Photo © President and Fellows of Harvard College
Identification and Creation
Object Number
1977.216.2202.19
Title
Needle or Pin
Classification
Tools and Equipment
Work Type
implement
Date
1st-5th century CE
Places
Creation Place: Ancient & Byzantine World, Europe, Rome (Latium)
Period
Roman period
Culture
Roman
Persistent Link
https://hvrd.art/o/141462
Physical Descriptions
Medium
Copper alloy
Technique
Cast
Dimensions
7.7 x 0.7 x 0.6 cm (3 1/16 x 1/4 x 1/4 in.)
Technical Details

Technical Observations: The patina is green with grayish encrustations from burial. There are deformations to the shaft, and the surface is poorly preserved. The pin was cast with further working by hammering to form the shaft.


Carol Snow (submitted 2002)

Provenance
Harold Wilmerding Bell, Cambridge, MA (by 1911), gift; to the Department of the Classics, Harvard University (1911-1977), transfer; to the Fogg Museum.
Acquisition and Rights
Credit Line
Harvard Art Museums/Arthur M. Sackler Museum, Transfer from the Department of the Classics, Harvard University, Gift of H. W. Bell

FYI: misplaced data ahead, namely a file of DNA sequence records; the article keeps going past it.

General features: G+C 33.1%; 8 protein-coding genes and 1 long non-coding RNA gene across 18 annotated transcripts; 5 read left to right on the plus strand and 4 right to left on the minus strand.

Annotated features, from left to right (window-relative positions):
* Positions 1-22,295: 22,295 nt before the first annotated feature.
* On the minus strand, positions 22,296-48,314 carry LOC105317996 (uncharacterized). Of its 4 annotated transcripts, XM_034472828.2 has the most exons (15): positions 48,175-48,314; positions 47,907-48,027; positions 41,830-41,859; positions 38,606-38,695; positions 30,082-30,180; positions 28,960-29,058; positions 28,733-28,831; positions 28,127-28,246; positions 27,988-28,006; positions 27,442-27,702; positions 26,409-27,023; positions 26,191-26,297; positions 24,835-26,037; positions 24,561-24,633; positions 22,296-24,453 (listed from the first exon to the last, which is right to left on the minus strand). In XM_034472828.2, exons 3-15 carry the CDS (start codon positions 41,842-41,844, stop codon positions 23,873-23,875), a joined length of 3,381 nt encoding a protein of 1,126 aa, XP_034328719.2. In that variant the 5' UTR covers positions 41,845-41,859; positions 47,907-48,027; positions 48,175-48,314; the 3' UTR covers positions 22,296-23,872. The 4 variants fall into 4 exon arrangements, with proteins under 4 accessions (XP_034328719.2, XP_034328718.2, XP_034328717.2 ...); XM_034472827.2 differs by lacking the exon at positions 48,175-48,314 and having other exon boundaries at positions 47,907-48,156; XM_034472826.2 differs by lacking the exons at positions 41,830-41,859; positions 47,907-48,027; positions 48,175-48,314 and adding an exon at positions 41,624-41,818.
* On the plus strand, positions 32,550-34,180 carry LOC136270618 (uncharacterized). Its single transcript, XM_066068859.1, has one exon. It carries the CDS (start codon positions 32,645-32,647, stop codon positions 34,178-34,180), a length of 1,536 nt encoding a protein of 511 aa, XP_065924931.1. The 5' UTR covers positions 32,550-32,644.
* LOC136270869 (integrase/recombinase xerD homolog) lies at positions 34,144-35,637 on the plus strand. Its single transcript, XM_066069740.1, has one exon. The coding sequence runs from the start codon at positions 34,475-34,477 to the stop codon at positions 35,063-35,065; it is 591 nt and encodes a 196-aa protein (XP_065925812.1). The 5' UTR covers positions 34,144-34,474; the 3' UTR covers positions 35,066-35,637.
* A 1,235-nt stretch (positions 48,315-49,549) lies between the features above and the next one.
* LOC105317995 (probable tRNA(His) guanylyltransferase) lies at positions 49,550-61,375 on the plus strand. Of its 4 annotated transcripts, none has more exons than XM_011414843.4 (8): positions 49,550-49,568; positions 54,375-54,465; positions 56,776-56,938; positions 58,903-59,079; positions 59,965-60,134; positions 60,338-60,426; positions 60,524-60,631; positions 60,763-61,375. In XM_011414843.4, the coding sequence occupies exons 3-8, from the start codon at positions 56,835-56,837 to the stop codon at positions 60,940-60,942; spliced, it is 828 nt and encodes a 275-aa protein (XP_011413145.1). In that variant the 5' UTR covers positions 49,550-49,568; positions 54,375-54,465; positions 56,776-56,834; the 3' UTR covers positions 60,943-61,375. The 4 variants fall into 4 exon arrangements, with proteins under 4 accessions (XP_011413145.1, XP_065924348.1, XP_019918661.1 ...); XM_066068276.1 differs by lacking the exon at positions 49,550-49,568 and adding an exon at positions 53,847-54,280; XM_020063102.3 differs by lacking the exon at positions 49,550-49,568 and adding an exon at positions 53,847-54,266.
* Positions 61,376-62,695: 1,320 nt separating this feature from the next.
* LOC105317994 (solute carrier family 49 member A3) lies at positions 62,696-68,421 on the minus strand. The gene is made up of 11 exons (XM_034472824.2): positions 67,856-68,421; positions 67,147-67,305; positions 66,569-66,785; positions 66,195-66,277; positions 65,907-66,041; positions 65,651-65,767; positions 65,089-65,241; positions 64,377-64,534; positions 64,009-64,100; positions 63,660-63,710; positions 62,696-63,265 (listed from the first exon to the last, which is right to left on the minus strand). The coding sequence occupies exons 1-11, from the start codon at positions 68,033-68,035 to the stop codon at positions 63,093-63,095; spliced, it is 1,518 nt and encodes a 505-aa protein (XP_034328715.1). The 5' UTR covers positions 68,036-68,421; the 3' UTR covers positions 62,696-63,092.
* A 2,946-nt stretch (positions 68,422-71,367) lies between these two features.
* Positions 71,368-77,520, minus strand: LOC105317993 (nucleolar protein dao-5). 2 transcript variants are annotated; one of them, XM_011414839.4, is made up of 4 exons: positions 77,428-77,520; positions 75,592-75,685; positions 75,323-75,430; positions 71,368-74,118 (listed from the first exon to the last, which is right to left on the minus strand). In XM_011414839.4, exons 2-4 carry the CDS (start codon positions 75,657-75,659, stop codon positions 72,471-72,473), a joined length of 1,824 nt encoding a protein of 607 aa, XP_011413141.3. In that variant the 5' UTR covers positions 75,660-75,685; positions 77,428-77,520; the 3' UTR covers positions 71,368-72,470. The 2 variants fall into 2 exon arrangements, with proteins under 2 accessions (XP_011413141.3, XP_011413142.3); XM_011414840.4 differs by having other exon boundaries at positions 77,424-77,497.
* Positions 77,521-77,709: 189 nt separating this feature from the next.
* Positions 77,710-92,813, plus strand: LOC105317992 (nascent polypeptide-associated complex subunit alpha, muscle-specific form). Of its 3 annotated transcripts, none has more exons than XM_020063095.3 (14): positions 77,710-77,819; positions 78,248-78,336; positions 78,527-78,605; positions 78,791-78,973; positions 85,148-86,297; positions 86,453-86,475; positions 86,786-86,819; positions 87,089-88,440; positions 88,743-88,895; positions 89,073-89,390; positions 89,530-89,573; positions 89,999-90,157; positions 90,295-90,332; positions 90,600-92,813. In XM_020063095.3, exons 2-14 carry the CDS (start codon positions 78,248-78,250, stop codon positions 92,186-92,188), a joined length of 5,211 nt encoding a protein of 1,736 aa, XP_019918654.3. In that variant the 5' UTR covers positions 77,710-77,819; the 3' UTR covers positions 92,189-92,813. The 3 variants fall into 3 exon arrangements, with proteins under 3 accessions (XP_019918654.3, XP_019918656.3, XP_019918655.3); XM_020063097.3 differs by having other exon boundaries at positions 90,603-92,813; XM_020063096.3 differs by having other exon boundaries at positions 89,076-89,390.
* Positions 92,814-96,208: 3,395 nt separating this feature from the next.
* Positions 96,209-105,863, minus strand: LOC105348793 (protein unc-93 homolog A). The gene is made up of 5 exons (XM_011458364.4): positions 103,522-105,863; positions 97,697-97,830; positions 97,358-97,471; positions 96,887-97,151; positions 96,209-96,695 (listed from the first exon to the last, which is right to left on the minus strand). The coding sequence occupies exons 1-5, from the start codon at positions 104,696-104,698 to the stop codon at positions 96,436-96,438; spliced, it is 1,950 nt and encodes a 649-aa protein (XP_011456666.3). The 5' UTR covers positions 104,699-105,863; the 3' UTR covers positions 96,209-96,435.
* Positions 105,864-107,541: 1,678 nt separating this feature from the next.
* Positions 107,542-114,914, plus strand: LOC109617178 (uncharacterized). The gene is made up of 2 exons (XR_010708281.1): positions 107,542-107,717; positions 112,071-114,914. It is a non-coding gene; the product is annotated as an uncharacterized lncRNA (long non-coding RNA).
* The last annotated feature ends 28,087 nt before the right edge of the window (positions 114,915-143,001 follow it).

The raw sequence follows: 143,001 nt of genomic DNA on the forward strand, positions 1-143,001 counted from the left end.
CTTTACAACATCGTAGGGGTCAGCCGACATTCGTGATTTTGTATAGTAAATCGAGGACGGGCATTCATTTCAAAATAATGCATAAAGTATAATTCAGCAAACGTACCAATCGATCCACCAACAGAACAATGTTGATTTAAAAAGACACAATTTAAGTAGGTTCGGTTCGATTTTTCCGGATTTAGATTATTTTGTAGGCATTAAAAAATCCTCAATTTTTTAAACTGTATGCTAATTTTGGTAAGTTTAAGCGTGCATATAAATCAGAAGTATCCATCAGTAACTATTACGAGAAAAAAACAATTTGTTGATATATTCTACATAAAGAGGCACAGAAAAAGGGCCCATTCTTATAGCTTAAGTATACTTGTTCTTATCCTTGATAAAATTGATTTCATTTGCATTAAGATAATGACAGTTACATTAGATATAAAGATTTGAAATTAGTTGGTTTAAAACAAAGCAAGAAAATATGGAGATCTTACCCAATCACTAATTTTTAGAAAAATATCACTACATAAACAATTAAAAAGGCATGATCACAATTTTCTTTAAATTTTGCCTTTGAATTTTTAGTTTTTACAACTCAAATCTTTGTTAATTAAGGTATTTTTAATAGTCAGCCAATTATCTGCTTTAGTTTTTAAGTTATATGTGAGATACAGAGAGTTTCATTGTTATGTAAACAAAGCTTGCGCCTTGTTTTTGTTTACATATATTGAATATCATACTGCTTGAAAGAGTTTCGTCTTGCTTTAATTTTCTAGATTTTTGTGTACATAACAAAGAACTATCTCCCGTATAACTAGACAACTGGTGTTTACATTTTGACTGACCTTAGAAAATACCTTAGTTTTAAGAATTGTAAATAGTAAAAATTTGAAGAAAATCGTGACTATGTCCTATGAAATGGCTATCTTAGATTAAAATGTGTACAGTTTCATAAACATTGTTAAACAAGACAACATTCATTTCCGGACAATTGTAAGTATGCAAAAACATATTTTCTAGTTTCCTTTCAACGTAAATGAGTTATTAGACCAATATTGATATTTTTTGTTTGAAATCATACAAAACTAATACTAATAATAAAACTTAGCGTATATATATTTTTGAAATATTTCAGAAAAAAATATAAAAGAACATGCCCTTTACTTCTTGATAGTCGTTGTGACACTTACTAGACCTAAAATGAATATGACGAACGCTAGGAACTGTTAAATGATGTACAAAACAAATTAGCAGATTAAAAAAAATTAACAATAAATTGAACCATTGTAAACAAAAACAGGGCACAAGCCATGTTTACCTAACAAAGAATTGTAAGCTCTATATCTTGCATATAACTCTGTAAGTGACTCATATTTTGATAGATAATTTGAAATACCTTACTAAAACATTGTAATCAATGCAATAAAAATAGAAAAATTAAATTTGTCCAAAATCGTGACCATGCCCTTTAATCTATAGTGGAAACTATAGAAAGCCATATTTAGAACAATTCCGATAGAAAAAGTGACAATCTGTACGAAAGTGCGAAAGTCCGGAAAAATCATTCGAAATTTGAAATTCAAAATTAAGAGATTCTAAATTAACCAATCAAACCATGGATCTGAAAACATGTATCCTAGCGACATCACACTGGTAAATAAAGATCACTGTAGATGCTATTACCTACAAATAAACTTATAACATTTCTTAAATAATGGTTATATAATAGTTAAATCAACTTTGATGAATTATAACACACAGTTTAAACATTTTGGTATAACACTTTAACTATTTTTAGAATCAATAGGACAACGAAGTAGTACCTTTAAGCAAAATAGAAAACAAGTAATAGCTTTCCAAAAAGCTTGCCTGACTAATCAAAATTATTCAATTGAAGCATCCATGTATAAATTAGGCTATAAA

Accession Year
1977
Object Number
1977.216.2202.19
Division
Asian and Mediterranean Art
Contact
am_asianmediterranean@harvard.edu
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Descriptions

Published Catalogue Text: Ancient Mediterranean and Near Eastern Bronzes at the Harvard Art Museums
One end of this pin terminates in a faceted polyhedron that is separated from the shaft by a thin, raised ring. The shaft, undecorated but bent, tapers to a sharp point.

Ancient needles came in a variety of forms and were used for sewing a range of materials, from fine cloth to thick leather (1). Needles are also found sometimes as part of ancient medical instrument kits (2).

NOTES:

1. P. M. Allison, The Insula of the Menander at Pompeii 3: The Finds (Oxford, 2006) 32-33.

2. J. S. Milne, Surgical Instruments in Greek and Roman Times (Oxford, 1907) 74-77; and L. J. Bliquez, Roman Surgical Instruments and Other Minor Objects in the National Archaeological Museum of Naples (Mainz, 1994) 53.


David Smart

Subjects and Contexts

Ancient Bronzes

Roman Domestic Art

Related Works

This record has been reviewed by the curatorial staff but may be incomplete. Our records are frequently revised and enhanced. For more information please contact the Division of Asian and Mediterranean Art at am_asianmediterranean@harvard.edu